In reality, good leadership and a work culture of support, communication, empathy and compassion is the key to Neuro inclusion. Leadership 101 and good line manager skills – getting to know team members on a personal level, providing the support required may be all that is needed.
An adjustment for a team member who is neurodiverse might be as simple as a 10-minute chat every morning, helping them to prioritise the emails that have come in overnight.
Another might be as simple as a buddy. Another could be sending out PowerPoint decks ahead of meetings and asking for questions in advance. In all these cases, they are adjustments that can be put in place for everyone, which breaks down the barriers in the first place and normalises support.
Employers should seek to understand the accessibility needs of those with neurodivergent profiles and, where possible, adjust policies and processes to remove barriers.
Navigating Disclosure: Building Trust
Consider the recruitment process and the positive impact of providing interview questions ahead of the interview – allowing all candidates to prepare and be the best version of themselves at interview – not just an adjustment that Neurodivergent candidates may ask for.
This brings me onto Disclosure. In the example above, the candidate would only disclose they needed support at interview stage if they felt safe to do so – confident that being “out” as Neurodiverse would not have an adverse impact on how they were treated. The reality for most Neurodivergent candidates, that is not the case.
Lacking the confidence or skills to navigate complicated recruitment processes is one of many hurdles they face. The responsibility rests with organisations to break down the barriers for inclusion for all.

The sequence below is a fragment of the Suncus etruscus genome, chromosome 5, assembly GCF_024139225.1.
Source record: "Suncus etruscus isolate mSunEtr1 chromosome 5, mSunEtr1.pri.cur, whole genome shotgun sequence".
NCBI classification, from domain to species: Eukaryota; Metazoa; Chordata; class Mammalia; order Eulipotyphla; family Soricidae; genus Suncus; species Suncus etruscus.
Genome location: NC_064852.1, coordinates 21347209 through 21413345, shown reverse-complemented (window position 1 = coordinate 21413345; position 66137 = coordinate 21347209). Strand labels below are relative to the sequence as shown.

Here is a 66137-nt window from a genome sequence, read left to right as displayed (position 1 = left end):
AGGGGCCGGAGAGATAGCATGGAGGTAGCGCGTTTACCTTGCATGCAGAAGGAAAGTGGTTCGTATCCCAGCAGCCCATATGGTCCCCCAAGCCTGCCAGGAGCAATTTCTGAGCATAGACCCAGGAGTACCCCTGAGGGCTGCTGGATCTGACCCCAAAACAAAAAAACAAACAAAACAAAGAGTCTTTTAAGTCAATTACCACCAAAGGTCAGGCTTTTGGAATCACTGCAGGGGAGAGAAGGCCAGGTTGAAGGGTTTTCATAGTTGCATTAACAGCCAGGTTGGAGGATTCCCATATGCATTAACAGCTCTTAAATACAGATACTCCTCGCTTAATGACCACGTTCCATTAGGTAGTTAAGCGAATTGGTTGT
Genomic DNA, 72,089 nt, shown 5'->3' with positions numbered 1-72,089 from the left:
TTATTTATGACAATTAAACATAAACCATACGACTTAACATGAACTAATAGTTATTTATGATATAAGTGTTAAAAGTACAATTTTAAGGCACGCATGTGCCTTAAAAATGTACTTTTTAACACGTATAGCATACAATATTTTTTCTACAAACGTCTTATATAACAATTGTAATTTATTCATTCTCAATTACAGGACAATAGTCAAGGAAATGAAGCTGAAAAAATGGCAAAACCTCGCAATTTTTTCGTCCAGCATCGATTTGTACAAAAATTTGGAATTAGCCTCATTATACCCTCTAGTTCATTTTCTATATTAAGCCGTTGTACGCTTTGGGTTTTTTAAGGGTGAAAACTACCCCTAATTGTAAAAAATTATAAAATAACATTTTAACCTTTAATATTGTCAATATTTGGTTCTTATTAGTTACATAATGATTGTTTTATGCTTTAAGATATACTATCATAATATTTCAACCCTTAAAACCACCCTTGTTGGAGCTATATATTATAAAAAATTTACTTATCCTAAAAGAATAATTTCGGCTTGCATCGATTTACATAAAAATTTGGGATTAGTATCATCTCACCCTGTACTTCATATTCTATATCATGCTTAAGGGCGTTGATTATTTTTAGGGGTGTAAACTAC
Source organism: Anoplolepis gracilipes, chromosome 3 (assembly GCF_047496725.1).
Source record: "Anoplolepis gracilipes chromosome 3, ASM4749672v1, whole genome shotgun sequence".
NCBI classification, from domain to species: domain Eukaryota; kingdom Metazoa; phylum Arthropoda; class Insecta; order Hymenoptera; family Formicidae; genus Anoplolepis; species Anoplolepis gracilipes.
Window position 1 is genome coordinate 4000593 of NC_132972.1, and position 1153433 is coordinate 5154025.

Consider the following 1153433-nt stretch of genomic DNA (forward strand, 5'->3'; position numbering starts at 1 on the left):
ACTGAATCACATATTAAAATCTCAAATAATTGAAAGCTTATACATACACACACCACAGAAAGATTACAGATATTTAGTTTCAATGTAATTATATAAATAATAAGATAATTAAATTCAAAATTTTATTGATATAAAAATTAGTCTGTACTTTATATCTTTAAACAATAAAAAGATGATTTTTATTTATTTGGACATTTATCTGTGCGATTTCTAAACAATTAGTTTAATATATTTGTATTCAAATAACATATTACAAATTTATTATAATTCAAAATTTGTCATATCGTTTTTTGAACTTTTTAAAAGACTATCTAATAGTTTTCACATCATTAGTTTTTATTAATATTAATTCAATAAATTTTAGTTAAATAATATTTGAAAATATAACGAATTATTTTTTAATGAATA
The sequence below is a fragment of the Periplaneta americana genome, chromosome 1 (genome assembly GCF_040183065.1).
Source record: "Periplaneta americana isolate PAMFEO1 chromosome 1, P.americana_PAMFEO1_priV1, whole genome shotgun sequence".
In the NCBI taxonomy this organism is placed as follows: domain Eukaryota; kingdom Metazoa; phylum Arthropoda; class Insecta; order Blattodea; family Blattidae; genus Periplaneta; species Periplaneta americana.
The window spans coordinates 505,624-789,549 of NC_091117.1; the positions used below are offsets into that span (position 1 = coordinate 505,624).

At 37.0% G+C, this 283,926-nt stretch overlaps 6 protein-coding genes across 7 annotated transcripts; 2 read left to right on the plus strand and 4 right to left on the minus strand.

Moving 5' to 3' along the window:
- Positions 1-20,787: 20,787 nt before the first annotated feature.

Continual Learning: Embracing the Journey
Looking at organisational strategy and policy through a Neuro Inclusive lens has benefits not just for employees and potential job candidates but for creating a more diverse and innovative society as a whole.
As I said at the beginning, I am no expert in this field and learning every day, but I am challenging myself to lean in more to understand and ask questions.
If you feel confident to explore Neuro Inclusion in your organisation, then I would encourage you to:
- Understand the language around Neuro Divergency, what it means to be Neurodiverse and the scales at which it can affect people
- Challenge misconceptions, judgements, and stereotypes – be an advocate for education on this topic
- Make what you can accessible to all – scan your organisational processes and normalise asking for adjustments/support
- Do what you can to encourage psychological safety – be authentic
- Start a dialogue on the subject – Conversations are key
At Co-Creation, we are committed to being in this conversation – to seek to understand more and admit when we might get it wrong. Only by talking about Neuro-divergency can we make progress.
For more information on how we can support your organisations Diversity, Inclusion and Equity conversations and advice on helping your People Experience to be Neuro-inclusive, please get in touch. Call: 0161 969 2512, or email firstname.lastname@example.org